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Full Band Intonation Improvement Teaching Strategies

Intonation Improvement Strategies
Full band intonation improvement teaching strategies are always something that I look for whenever I need inspiration to get my group to the next level before a performance. As a middle school band director I know that one size does not fit all and I wanted to share a few techniques and strategies that have worked for me in my teaching.

Full Band Singing Exercises

I have said this before and I’ll say it again, singing helps instrumental musicians improve their abilities in a variety of ways. As a fellow music educator you may be able to relate to this. Often you will find that band students who are also in choir tend to be more sensitive to intonation efforts and are better at tuning their instruments than others.

If you consider what choirs often work on to make their performances beautiful, there is a hyper-focus on phrasing, tone quality, interval accuracy and much, much more. All of these elements are needed for great instrumental performances however, many music educators find themselves knee deep in the mechanics of the music rather than the big picture musicianship of the desired end result. Therefore it makes perfect sense to incorporate singing into our rehearsals.
In this article we will be focusing on techniques to help you, as the music educator and musician, to improve the intonation of your group in a large group setting. These would include:
  • Using the audible tuning pitch and humming the pitch before playing.
  • Isolating specific notes, or in some cases chords, and sequentially play it, sing it, play it.

Using a Tuning Drone

bassoon drone

Using this singing technique be sure to have either a pitch specific tuning device, synthesizer or a stable “tenor instrument” sound such as a bassoon to sustain a Bb drone. Then: 

  1. Have students hum the pitch the drone is playing while at the same time plugging one ear with their free hand. This action naturally amplifies the internal hearing and allows the musician to better hear the difference between the voice and the drone.
  2. The next steps is to have the student musician play the same pitch on their instrument. This is done while still plugging his or her ear with their free hand. Again, the student musician’s internal hearing is transferred through the bones of the player thus being able to more noticeably hear the need for making adjustments to the pitch or be able to confidently assure themselves that they are balancing with the ensemble.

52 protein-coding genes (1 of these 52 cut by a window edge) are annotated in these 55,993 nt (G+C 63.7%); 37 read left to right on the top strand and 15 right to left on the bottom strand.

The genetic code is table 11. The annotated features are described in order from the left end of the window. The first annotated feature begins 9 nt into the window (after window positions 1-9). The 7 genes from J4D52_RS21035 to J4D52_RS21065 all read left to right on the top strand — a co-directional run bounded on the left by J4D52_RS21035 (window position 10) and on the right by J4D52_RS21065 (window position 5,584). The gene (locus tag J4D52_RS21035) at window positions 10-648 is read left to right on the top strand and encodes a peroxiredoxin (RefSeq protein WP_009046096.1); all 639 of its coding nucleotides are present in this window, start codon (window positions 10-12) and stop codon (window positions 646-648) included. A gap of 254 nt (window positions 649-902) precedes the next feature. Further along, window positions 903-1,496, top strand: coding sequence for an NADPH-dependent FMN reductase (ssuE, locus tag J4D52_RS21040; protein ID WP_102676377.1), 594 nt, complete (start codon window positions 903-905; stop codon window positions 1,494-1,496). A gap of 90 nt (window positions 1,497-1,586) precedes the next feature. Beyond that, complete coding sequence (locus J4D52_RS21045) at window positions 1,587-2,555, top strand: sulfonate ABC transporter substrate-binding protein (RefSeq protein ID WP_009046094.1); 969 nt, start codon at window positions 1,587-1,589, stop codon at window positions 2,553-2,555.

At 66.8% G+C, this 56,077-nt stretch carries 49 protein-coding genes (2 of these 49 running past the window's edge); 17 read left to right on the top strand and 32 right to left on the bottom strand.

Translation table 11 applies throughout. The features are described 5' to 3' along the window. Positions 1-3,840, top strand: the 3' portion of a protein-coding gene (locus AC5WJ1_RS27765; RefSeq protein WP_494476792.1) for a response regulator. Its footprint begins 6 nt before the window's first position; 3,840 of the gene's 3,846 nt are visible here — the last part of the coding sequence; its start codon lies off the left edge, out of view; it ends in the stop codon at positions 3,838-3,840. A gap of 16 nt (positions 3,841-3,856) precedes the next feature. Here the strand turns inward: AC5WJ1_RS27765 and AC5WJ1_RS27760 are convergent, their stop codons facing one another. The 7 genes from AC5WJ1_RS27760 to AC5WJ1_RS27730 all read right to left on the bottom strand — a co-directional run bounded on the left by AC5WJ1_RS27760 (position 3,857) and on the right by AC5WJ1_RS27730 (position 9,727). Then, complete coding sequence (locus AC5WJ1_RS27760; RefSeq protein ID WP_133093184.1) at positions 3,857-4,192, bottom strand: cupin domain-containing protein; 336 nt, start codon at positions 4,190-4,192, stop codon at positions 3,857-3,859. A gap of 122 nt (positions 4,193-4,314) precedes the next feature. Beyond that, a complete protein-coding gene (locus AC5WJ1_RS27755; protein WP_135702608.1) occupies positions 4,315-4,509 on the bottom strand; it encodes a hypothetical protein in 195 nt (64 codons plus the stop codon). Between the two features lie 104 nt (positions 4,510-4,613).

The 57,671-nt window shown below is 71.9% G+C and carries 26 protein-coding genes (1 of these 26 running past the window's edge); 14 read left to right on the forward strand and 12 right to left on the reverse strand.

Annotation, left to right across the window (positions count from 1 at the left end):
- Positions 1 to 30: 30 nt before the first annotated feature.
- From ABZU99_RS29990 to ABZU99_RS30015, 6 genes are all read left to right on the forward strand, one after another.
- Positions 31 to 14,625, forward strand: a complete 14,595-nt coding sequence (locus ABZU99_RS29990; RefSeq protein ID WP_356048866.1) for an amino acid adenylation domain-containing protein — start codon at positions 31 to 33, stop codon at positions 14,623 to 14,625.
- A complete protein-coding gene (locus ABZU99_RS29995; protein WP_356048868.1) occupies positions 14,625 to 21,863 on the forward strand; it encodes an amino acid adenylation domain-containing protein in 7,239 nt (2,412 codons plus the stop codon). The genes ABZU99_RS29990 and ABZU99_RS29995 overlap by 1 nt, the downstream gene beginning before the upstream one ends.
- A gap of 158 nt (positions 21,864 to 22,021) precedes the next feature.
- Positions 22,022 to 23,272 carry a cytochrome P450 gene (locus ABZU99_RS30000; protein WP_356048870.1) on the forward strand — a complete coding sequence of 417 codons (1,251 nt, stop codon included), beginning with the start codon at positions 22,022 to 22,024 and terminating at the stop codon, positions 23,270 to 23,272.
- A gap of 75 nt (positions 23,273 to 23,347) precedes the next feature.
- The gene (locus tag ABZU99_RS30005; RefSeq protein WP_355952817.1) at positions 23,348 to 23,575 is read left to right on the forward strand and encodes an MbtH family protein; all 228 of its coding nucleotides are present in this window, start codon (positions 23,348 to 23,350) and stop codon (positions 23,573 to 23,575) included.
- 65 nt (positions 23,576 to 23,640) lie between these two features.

Techniques to Improve Large-Ensemble Intonation

Pitch Bending

One popular technique for improving large-ensemble intonation is to practice pitch bending exercises. As a result of this activity groups can help center their pitch more accurately.

Start this activity by establishing a series of hand-signals or cues to represent “in-tune”, Out-of-tune” and “unison.” Remind students that no mater how they manipulate their sound they must always play with their personal best-tone. Practice having students bend their pitch up and down as a group and end the experience with the musicians settling on a sustained unison. As students become more focused on the listening component of this exercise the improvements with the unison playing will become quite noticeable.


Mouthpiece-buzzing is known to help brass players improve their intonation and tone quality. A careful word of caution is to limit mouthpiece-buzzing from 2-5 minutes and avoid exercising using it in the extreme high and low ranges.

  1. To start, introduce mouthpiece-buzz in a comfortable and acceptable way. Some may find the sheer sound of the buzz funny and without monitoring reactions this activity can quickly lose its focus.
  2. Next, have the brass players buzz while the woodwind players play something relatively simple. Examples of this can include chunks of their performance music, a call and response music exercise or even alternating melodic solos between players while always listening in order to match pitch.